- Rob Carr/Getty
If Mark Davis is as dead set on moving the Raiders to Las Vegas as the mayor of Las Vegas says he is, he’s going to need all the help he can get from the rest of the NFL ownership.
On Thursday, he received a key endorsement from Jerry Jones.
Speaking at a Cowboys golf outing, Jones expressed his enthusiasm for Las Vegas as a potential NFL market in the future.
“It has a flair for entertainment, and it has two million people, and they’re avid sports fans, the full-time residents,” Jones said, according to The Sports Xchange. “They have a huge visiting contingent that more often than not are fans of some NFL football teams. You add all that together, and it’s certainly in a conversation about the future relative to the NFL.”
“As you well know, you have to have the right situation. You have to have the right ownership, want to and then a lot of other considerations that have to come into play. For me, I think that certainly the fact that Las Vegas has a gambling aspect to it is far overshadowed by the entertainment value, if you will, family appeal, that you have, the convention appeal. So it does not have disfavor with me, in my opinion, relative to being an NFL city.”
This quote has to make Davis giddy. In the fallout from the Rams’ successful relocation bid to Los Angeles, we learned that Jones holds a tremendous amount of power among the rest of the owners. As Yahoo’s Frank Schwab put it, if Jones isn’t the single most powerful owner in the league, then there aren’t very many names ahead of him in the hierarchy.
For Davis to move the Raiders to Las Vegas, he’d need 23 other owners to approve it. Now he has Jones is in his corner, whipping support and guaranteeing more votes.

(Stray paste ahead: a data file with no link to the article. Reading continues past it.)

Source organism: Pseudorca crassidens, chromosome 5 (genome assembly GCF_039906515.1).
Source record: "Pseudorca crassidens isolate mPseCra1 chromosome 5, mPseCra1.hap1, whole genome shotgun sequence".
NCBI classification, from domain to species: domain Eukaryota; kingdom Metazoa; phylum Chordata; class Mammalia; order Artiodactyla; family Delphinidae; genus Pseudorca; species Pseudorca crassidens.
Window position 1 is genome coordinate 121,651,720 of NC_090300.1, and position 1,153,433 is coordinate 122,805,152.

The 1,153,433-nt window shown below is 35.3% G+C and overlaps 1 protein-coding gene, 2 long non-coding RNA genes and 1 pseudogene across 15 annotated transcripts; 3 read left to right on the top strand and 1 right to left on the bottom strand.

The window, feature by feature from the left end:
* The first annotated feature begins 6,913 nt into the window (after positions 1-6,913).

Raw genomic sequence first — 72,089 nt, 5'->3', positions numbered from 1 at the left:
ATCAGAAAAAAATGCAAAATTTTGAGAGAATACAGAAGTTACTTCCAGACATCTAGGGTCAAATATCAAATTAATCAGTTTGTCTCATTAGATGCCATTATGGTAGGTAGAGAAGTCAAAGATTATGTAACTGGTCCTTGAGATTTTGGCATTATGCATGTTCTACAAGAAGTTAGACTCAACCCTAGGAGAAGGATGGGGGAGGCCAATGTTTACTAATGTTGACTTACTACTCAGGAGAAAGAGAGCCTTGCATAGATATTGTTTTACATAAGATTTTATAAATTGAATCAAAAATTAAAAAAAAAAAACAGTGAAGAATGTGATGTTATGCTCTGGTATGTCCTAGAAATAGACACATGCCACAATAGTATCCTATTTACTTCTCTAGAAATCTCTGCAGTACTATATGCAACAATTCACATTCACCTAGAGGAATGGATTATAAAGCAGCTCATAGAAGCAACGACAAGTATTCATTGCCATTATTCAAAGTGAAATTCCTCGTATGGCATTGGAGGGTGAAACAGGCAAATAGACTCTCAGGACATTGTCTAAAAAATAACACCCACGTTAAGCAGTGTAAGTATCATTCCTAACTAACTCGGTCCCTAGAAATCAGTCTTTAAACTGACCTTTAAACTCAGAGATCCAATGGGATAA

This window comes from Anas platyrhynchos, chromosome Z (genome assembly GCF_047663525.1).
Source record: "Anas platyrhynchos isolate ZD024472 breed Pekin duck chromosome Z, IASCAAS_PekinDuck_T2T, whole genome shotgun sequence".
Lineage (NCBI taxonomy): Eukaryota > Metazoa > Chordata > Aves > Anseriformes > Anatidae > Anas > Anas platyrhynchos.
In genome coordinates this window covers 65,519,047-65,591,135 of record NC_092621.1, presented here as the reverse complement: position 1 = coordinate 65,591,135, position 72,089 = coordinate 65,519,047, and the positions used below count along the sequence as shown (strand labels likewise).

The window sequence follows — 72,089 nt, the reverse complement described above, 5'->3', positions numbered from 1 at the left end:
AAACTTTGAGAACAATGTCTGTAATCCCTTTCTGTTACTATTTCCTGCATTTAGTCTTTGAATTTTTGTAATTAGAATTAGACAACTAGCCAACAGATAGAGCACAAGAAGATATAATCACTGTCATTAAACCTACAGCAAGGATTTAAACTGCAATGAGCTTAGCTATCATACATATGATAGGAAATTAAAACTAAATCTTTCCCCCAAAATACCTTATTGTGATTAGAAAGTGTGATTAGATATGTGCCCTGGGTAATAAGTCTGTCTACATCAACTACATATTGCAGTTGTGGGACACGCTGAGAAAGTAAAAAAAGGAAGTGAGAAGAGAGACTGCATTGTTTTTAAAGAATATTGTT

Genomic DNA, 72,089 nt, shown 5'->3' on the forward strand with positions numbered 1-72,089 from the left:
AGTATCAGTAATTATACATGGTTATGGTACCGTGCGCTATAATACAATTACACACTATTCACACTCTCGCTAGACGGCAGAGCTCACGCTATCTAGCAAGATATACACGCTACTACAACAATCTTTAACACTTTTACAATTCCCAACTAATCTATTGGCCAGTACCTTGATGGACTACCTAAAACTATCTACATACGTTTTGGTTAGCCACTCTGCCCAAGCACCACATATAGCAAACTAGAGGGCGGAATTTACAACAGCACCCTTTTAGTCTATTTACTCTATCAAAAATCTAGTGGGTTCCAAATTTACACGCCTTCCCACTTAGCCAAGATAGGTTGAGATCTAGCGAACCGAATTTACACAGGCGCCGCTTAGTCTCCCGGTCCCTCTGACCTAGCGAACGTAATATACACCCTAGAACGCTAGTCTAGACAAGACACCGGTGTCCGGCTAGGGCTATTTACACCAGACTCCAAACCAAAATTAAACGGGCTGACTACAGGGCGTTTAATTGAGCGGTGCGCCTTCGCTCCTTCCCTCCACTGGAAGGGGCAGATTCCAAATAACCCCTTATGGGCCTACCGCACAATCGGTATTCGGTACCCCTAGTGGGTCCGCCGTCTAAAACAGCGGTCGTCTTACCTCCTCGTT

A lot still needs to happen before NFL owners even sit down to vote on the potential Las Vegas bid, of course. For one thing, if Dean Spanos can reach an agreement with San Diego officials over a new stadium that would keep the Chargers in San Diego, then Davis could (and would) simply move the Raiders back to Los Angeles and into Stan Kroenke’s new stadium in Inglewood.
Assuming the Chargers don’t stay in San Diego – and Davis’ pivot toward Las Vegas shows he’s not exactly holding his breath – then the financing of a $1.4 billion stadium near the Las Vegas strip would still need to be approved. This is by no means a sure thing. Davis, for his part, has pledged $500 million toward the project, $200 million of which would come from borrowed NFL money. Billionaire Sheldon Adelson’s Sands Group has pledged another $150 million.
The remaining $750 million would have to come from tourism taxes, which presents a slew of problems. The Nevada state legislature won’t meet until 2017 to discuss the proposal, and in the meantime the public sentiment over billionaires using taxpayer dollars to finance new stadiums is only growing more sour.
Those in favor of the stadium will posit the same argument that Jones makes in the quote above: an NFL team in Las Vegas only makes the city more appealing to tourists, which will only bolster the economy. But it’s hard to imagine the local Vegas community really rallying behind a stadium that’s largely coming out of their own pocket when Adelson (worth approximately $29 billion) is pledging a comparatively paltry $150 million.
But things are slowly starting to fall into place for Davis. From an NFL ownership standpoint, Jerry Jones’ support is the best news he could have hoped for.